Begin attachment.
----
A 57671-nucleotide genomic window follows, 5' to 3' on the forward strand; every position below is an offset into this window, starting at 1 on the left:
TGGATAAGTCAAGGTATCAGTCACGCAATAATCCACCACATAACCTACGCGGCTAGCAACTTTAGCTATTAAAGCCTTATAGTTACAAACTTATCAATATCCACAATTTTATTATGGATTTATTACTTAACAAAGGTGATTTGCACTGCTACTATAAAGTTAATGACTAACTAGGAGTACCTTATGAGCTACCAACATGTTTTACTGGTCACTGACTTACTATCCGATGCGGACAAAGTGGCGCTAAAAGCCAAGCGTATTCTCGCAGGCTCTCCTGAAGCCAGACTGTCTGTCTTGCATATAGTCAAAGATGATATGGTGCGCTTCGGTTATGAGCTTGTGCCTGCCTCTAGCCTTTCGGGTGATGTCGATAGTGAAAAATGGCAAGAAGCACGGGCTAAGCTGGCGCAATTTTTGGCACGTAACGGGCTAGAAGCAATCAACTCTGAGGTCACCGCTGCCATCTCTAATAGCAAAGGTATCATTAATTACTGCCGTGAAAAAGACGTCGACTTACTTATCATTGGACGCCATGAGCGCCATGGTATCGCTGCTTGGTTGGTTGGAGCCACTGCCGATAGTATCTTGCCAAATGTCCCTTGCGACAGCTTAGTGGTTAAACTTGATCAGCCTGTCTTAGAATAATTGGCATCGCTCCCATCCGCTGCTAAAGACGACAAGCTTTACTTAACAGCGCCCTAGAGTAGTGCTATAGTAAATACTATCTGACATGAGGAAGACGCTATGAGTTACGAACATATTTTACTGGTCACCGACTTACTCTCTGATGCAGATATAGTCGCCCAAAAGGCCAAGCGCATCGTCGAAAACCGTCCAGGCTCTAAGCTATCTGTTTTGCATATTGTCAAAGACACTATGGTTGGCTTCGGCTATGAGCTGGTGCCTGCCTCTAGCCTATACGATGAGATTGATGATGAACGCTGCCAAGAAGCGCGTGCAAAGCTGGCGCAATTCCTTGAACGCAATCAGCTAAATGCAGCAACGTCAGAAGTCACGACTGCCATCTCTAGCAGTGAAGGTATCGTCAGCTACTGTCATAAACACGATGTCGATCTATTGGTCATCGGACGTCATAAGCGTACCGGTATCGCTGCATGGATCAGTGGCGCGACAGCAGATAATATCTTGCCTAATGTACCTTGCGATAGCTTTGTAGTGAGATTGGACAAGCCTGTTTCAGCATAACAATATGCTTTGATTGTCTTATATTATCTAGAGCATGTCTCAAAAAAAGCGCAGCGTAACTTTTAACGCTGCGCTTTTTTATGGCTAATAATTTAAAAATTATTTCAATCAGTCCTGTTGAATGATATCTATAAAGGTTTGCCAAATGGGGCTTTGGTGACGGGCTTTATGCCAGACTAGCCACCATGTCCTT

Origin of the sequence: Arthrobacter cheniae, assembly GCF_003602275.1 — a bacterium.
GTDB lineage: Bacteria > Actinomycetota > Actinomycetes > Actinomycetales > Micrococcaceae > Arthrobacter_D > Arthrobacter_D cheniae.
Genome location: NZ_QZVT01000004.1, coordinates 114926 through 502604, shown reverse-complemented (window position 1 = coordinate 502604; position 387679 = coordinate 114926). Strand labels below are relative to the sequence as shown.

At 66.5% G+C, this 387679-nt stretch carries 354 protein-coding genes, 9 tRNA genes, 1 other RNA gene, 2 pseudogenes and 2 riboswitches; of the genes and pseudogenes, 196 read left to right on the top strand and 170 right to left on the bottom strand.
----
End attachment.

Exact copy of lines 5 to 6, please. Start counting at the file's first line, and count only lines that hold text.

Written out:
Genome location: NZ_QZVT01000004.1, coordinates 114926 through 502604, shown reverse-complemented (window position 1 = coordinate 502604; position 387679 = coordinate 114926). Strand labels below are relative to the sequence as shown.

At 66.5% G+C, this 387679-nt stretch carries 354 protein-coding genes, 9 tRNA genes, 1 other RNA gene, 2 pseudogenes and 2 riboswitches; of the genes and pseudogenes, 196 read left to right on the top strand and 170 right to left on the bottom strand.